“Tinker, Tailor, Mutant, Spy: Part Three of Four”
Writer: Brian K. Vaughan
Artist: Michael Ryan
Publisher: Marvel Tsunami
Mystique, having been given encephalitis by her new nemesis the Host (basically a really hardcore version of Infectious Lass who thinks she can talk to viruses), tries to pretend to her little ally Shortpack that she has a healing factor. Then there’s a Matrix Reloaded style highway chase, and much struggle over a MacGuffin full of deadly microbes.
Vaughan keeps the action going this issue, and continues to stand out as the premier interpreter of anti-heroines. Especially Mystique. Okay, so she’s somehow younger and more bendy than the nefarious stalker of Carol Danvers from her short-lived title all those years ago, but this book looks like it just last longer than its feminist antecedent. Not that you can really call Mystique a Ms. Marvel spin-off, as both characters parked themselves with the X-men over the years to keep them vital. While Busiek brought the shine back to Warbird, Vaughan has revealed just how adventuresome the always resourceful (and frequently wise, at least very clever) Mystique can be.
I don’t know if we’ve slowed down enough to get a handle on her personality yet, but so far that’s fine, as she’s not really acting of her own free will in the story. This issue we get distracted by the madness of the Host (I’m more than ever reminded of Vaughan’s run on the female Swamp Thing, who had a similar affinity for non-human life), who’s a rather intriguing loony toons. How interesting that she can’t kill Raven until she takes back the illness she gave her.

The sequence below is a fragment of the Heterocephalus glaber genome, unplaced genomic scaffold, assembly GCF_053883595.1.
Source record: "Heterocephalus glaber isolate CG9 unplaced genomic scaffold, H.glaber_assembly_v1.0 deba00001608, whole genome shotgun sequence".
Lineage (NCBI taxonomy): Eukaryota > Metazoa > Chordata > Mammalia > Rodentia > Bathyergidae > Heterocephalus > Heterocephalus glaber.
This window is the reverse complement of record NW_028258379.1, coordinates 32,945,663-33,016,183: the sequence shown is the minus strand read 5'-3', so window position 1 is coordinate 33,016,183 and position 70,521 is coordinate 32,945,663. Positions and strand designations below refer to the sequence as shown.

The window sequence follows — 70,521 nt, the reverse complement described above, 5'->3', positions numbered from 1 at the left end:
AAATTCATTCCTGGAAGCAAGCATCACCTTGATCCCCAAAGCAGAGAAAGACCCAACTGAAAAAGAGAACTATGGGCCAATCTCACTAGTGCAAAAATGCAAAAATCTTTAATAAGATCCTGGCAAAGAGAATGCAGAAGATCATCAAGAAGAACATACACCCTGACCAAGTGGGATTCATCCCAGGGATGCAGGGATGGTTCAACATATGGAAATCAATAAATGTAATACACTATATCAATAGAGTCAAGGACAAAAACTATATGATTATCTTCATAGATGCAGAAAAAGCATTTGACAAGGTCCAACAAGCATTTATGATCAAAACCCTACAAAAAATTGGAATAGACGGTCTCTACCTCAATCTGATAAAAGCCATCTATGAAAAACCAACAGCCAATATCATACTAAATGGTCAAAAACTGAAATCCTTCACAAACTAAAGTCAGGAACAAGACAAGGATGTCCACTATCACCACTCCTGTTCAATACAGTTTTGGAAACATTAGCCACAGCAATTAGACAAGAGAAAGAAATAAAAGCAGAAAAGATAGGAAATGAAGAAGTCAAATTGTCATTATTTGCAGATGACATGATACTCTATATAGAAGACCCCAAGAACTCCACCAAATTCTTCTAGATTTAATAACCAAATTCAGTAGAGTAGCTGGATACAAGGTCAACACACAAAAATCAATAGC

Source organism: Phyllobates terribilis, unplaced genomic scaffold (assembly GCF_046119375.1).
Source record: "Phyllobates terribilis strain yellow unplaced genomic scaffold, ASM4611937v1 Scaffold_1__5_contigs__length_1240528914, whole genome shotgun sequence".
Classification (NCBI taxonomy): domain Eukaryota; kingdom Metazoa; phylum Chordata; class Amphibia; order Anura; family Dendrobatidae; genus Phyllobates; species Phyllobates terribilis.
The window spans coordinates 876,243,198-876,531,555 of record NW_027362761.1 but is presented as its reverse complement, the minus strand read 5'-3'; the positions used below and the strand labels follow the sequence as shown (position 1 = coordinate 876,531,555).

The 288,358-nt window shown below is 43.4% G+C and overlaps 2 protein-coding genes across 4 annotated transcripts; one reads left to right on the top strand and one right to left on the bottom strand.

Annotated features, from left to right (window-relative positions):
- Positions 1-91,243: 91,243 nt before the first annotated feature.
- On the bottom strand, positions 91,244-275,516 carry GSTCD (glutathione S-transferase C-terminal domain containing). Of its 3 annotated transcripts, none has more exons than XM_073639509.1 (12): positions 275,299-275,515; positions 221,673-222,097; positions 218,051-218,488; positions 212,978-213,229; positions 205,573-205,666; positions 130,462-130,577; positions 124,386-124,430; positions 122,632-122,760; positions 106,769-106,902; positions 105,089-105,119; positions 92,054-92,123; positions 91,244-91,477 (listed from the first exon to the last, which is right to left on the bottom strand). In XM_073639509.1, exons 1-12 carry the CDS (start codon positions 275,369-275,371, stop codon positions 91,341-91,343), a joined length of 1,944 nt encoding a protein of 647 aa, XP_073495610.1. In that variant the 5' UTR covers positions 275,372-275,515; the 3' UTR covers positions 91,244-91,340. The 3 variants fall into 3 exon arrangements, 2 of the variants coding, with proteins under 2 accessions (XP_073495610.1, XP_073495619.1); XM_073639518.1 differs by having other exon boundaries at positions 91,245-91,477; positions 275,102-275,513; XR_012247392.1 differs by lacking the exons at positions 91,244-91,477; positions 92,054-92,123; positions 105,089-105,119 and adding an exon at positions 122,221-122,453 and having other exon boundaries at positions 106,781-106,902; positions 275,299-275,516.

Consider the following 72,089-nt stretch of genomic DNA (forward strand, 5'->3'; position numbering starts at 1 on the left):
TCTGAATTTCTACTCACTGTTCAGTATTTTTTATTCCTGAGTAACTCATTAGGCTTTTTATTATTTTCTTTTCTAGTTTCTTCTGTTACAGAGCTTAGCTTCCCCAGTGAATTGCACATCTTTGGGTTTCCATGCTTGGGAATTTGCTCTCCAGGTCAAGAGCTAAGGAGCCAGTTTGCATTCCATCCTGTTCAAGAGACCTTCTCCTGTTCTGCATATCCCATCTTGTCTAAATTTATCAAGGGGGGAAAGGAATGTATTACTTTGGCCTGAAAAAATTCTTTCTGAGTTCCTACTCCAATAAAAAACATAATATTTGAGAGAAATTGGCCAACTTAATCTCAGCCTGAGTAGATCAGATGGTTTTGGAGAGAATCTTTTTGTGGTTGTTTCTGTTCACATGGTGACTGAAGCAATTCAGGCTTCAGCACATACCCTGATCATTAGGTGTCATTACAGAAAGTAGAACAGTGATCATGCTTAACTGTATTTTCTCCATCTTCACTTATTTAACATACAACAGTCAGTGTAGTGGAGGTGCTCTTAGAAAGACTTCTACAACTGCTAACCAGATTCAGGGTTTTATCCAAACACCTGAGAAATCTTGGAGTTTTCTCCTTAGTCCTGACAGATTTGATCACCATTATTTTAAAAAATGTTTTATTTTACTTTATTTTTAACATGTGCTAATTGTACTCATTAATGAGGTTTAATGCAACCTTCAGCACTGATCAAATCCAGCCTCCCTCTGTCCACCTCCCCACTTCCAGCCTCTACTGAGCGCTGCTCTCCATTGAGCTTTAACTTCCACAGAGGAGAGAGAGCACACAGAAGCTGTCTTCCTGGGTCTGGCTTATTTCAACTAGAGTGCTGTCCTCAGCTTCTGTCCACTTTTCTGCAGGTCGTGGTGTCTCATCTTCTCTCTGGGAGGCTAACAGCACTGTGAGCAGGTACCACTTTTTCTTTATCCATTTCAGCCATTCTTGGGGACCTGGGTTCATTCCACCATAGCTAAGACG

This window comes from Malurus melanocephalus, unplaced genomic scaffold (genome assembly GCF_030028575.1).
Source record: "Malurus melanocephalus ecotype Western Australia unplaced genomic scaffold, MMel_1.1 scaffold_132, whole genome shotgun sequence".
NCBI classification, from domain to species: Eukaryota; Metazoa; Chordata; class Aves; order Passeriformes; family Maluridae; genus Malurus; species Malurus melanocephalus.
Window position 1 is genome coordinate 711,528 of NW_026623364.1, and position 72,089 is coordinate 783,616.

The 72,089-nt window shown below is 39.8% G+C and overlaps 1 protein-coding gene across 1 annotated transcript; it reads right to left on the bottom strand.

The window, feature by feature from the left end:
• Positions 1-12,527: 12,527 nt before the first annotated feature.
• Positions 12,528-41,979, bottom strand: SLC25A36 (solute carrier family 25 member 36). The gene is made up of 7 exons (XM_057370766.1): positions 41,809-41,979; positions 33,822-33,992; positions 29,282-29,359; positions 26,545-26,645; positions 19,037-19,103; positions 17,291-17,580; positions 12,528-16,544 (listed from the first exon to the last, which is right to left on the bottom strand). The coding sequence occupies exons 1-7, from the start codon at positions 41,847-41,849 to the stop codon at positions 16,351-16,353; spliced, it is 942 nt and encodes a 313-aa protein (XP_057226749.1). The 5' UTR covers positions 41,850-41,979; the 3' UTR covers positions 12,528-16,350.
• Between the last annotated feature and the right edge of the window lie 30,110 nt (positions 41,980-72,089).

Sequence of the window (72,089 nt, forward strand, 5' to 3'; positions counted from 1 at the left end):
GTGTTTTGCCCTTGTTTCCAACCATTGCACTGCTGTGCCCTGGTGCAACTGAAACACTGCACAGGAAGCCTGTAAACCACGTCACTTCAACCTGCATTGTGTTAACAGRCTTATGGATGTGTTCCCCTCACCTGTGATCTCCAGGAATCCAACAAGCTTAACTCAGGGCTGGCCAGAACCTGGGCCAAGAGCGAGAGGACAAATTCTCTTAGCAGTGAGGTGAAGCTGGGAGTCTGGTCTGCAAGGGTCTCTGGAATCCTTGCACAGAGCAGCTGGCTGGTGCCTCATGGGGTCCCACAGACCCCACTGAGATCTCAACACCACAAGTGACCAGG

Ryan is a one-man argument for the potential of this new virtual inking process, as he’s the only yet who’s made it look good. The colors and computer-finishing look great on his art, enhancing rather than obscuring his solid command of anatomy and his effective storytelling, most notably in the dramatic high-speed action sequence. He’s a great match for this story, and even cover artist Mayhew works well enough on this arc. Mystique is the last person to object to pin-up exploitation, after all.
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